Dec. 28 - Whether Washington delivers a scaled-down tax and spending plan, a retroactive one or none at all, the U.S. economy will not emerge unscathed. Jeanne Yurman reports.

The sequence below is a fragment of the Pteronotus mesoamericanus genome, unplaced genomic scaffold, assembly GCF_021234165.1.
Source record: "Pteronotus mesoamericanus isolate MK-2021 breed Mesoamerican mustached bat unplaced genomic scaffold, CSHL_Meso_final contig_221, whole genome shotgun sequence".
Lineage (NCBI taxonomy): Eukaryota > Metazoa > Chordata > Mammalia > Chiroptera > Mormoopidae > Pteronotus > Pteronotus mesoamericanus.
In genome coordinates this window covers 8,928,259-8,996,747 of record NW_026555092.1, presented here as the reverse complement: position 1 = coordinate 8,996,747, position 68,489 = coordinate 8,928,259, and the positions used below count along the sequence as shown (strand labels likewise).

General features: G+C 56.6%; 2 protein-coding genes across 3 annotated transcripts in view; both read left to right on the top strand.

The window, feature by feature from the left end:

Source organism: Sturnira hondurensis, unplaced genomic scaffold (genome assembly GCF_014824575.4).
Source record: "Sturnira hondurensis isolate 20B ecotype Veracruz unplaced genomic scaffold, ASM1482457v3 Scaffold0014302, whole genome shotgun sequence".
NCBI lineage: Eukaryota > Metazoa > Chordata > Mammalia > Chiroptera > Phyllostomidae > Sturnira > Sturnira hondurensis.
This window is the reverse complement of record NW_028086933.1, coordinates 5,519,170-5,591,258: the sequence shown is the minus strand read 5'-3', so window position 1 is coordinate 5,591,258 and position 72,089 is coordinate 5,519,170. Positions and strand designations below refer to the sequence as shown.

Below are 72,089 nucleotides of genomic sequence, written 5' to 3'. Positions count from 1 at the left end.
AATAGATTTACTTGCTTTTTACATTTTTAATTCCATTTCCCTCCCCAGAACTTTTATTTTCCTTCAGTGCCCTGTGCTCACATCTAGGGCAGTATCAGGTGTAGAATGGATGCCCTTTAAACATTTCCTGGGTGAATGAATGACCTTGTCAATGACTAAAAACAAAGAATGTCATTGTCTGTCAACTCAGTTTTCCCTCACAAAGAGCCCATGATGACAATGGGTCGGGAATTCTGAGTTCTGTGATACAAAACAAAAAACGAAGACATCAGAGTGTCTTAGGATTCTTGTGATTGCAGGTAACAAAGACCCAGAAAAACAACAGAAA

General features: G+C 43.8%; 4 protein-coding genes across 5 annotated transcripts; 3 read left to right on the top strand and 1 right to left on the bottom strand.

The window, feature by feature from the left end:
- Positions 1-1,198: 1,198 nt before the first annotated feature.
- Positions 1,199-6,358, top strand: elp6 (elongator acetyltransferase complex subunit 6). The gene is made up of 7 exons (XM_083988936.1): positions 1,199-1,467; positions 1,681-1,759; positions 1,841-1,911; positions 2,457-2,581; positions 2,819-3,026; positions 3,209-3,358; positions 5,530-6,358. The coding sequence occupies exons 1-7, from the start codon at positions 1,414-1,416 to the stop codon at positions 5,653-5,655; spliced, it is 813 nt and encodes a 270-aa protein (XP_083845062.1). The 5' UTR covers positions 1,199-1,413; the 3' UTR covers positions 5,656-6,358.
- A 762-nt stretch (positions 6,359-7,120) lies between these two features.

Global markets and U.S. businesses and taxpayers are cracking their collective knuckles to see what or if a deal on the 'fiscal cliff' emerges from Washington. What politicians agree to by December 31st - or don't - about expiring tax laws and automatic spending cuts will impact the economy. The only question: will it be a mild bruising or a full on body blow? Taking a look at three broad scenarios: Congress and the White House could deliver a scaled back plan. Economist Bricklin Dwyer of BNP Paribas calls it patchwork: SOUNDBITE: BRICKLIN DWYER, ECONOMIST, BNP PARIBAS (ENGLISH) SAYING: "Patchwork means we get no certainty beyond say six months or so. Patchwork means you mean you may get a temporary extension of things like emergency unemployment benefits but nothing permanent, nothing to establish certainty on the investment outlook on what's going to happen to your taxes at the end of the year and perhaps next year." That uncertainty has already taken a toll on consumer confidence and spending. Brian Kessler at Moody's Analytics. SOUNDBITE: BRIAN KESSLER, ECONOMIST, MOODY'S ANALYTICS (ENGLISH) SAYING: "Rather than a fiscal cliff were looking at more like a fiscal slope and that's something that gradually starts, probably has already started and gradually phases in over the course of the next month or maybe two." Another scenario: no deal is reached. Taxes go up but Congress passes legislation to retroactively claw back tax rates sometime next month. In this case, small businesses, representing half of all private sector employees, get slammed. SOUNDBITE: BRICKLIN DWYER, ECONOMIST, BNP PARIBAS (ENGLISH) SAYING: "You know operating systems are not set up to handle these fluctuations in tax rates. So it will get very messy. It will dampen confidence and it will strike a reality in consumers that their taxes may go up, maybe not today as they did yesterday, they reverted but they may be going up tomorrow. So that reality will dampen their expectations and also limit their ability to borrow and consume." And last, though Marc Chandler of Brown Brothers Harriman says unlikely, is no deal. MARC CHANDLER, GLOBAL HEAD OF CURRENCY, BROWN BROTHERS HARRIMAN "If we go over the cliff sort of full monty then it could drive the U.S. economy into recession especially in the first half of the year." Prospects for any agreement before the 31st are dwindling. Odds now lean toward the new Congress seeking a retroactive fix.